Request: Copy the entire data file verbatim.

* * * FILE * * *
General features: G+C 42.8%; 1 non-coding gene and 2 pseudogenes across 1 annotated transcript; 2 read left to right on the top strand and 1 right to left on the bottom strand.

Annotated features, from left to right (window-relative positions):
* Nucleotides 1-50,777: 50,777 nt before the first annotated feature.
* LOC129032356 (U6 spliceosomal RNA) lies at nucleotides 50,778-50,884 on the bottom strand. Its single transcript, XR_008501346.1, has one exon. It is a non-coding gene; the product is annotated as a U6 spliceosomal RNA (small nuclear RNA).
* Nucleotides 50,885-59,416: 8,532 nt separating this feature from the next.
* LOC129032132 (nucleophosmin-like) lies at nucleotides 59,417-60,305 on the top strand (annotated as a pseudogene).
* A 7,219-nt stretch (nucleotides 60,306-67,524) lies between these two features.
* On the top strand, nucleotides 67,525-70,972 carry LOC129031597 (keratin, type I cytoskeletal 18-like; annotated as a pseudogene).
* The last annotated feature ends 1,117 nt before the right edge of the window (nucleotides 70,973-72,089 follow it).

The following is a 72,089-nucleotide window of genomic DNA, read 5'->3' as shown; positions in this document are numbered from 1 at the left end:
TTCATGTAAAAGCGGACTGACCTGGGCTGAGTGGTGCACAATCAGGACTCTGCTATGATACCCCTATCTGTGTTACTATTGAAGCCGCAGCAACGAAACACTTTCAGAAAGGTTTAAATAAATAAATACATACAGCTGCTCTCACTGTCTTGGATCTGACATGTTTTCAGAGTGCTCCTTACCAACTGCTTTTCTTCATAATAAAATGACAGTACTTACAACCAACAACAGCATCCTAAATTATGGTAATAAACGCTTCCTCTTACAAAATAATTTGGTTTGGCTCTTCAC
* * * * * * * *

General features: G+C 42.8%; 1 non-coding gene and 2 pseudogenes across 1 annotated transcript; 2 read left to right on the top strand and 1 right to left on the bottom strand.

Annotated features, from left to right (window-relative positions):
* Nucleotides 1-50,777: 50,777 nt before the first annotated feature.
* LOC129032356 (U6 spliceosomal RNA) lies at nucleotides 50,778-50,884 on the bottom strand. Its single transcript, XR_008501346.1, has one exon. It is a non-coding gene; the product is annotated as a U6 spliceosomal RNA (small nuclear RNA).
* Nucleotides 50,885-59,416: 8,532 nt separating this feature from the next.
* LOC129032132 (nucleophosmin-like) lies at nucleotides 59,417-60,305 on the top strand (annotated as a pseudogene).
* A 7,219-nt stretch (nucleotides 60,306-67,524) lies between these two features.
* On the top strand, nucleotides 67,525-70,972 carry LOC129031597 (keratin, type I cytoskeletal 18-like; annotated as a pseudogene).
* The last annotated feature ends 1,117 nt before the right edge of the window (nucleotides 70,973-72,089 follow it).

The following is a 72,089-nucleotide window of genomic DNA, read 5'->3' as shown; positions in this document are numbered from 1 at the left end:
TTCATGTAAAAGCGGACTGACCTGGGCTGAGTGGTGCACAATCAGGACTCTGCTATGATACCCCTATCTGTGTTACTATTGAAGCCGCAGCAACGAAACACTTTCAGAAAGGTTTAAATAAATAAATACATACAGCTGCTCTCACTGTCTTGGATCTGACATGTTTTCAGAGTGCTCCTTACCAACTGCTTTTCTTCATAATAAAATGACAGTACTTACAACCAACAACAGCATCCTAAATTATGGTAATAAACGCTTCCTCTTACAAAATAATTTGGTTTGGCTCTTCAC